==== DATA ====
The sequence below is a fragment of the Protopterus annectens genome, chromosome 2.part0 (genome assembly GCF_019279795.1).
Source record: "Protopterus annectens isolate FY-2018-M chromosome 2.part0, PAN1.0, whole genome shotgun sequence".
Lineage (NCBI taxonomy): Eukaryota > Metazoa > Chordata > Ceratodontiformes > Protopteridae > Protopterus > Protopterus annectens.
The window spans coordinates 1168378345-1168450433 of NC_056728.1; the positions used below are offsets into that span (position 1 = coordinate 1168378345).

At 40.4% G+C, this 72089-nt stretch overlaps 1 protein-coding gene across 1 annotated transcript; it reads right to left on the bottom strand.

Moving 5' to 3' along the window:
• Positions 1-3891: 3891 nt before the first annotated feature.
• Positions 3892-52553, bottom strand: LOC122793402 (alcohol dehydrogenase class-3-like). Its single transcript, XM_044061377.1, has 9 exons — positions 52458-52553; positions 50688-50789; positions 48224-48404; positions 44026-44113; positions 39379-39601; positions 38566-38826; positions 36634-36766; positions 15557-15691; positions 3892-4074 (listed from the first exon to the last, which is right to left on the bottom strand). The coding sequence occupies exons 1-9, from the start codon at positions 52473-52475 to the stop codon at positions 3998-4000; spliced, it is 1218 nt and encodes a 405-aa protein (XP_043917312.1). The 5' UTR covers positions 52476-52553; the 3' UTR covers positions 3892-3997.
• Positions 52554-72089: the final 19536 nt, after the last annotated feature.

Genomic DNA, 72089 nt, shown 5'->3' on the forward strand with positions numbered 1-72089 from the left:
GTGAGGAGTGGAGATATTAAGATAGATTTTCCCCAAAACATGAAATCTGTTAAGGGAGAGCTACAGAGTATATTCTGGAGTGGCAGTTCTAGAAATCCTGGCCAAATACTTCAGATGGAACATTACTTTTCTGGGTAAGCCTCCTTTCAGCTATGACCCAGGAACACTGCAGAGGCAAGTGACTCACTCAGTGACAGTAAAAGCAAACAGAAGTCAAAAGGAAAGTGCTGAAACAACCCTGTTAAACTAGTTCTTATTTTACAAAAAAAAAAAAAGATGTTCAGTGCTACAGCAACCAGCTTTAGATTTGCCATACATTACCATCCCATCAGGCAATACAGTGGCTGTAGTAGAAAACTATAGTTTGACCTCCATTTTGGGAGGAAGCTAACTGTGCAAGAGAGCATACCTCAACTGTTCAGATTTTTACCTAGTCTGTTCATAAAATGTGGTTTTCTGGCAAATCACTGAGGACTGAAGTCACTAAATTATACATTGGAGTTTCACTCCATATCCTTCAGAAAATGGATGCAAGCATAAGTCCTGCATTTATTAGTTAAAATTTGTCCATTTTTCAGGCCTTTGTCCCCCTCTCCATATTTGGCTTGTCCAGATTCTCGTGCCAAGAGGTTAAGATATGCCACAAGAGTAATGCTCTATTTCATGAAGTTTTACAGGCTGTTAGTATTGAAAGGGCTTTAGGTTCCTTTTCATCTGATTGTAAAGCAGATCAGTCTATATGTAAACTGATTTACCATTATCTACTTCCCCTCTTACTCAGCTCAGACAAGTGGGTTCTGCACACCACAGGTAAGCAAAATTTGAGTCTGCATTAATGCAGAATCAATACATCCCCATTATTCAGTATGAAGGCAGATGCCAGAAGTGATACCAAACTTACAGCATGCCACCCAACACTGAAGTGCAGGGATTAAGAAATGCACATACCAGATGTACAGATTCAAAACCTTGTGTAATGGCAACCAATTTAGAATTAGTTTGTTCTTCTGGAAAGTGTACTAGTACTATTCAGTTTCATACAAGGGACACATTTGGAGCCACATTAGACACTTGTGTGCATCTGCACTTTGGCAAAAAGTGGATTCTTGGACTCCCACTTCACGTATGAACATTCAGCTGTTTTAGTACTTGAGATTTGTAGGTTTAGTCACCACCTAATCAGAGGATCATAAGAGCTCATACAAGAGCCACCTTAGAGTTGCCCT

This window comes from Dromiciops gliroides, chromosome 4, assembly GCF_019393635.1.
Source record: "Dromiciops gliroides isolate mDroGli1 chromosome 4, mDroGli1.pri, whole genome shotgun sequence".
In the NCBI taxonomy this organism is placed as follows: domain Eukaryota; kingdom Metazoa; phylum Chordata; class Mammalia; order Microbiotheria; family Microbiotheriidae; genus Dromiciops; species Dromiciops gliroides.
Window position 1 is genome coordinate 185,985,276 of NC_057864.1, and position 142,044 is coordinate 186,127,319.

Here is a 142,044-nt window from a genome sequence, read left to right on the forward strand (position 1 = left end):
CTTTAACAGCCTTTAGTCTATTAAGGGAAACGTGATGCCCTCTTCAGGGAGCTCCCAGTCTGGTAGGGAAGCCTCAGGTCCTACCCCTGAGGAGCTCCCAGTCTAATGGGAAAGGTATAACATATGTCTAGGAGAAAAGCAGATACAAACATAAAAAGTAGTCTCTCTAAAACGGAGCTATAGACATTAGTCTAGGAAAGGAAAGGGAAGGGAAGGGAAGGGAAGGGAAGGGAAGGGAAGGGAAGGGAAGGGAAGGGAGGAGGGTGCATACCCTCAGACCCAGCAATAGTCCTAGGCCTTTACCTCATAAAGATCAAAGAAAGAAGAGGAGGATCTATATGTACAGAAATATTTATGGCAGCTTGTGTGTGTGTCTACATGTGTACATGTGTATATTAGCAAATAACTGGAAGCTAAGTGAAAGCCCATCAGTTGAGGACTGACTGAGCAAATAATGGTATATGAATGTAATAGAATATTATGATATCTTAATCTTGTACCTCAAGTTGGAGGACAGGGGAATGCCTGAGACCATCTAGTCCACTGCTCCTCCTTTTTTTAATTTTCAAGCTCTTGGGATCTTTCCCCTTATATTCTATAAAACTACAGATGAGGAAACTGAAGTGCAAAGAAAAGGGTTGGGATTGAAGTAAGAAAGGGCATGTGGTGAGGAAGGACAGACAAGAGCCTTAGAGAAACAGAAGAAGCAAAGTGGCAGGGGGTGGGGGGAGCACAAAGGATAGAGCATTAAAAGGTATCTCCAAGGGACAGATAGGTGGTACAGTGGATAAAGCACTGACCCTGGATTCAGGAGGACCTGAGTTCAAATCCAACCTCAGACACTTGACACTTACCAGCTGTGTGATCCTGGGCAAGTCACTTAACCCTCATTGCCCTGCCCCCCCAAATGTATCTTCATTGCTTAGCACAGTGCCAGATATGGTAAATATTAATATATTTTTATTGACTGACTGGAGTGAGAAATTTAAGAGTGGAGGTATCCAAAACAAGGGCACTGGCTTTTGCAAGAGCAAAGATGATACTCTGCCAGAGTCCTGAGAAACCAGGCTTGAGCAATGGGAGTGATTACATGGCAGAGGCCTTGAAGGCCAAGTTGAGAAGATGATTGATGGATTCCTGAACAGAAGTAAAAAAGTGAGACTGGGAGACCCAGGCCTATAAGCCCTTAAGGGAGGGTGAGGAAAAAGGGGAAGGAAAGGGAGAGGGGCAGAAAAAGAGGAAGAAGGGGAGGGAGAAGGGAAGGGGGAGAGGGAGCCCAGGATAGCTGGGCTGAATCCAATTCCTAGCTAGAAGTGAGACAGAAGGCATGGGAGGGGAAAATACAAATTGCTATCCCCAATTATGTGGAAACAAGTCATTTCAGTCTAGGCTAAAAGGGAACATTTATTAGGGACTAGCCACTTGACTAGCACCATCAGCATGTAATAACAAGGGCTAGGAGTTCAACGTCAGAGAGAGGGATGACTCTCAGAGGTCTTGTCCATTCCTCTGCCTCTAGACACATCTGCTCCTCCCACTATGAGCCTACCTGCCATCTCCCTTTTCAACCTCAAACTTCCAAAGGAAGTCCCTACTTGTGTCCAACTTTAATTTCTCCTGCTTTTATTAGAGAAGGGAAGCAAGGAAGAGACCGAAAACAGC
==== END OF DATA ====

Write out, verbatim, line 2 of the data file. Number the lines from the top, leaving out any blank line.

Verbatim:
Source record: "Protopterus annectens isolate FY-2018-M chromosome 2.part0, PAN1.0, whole genome shotgun sequence".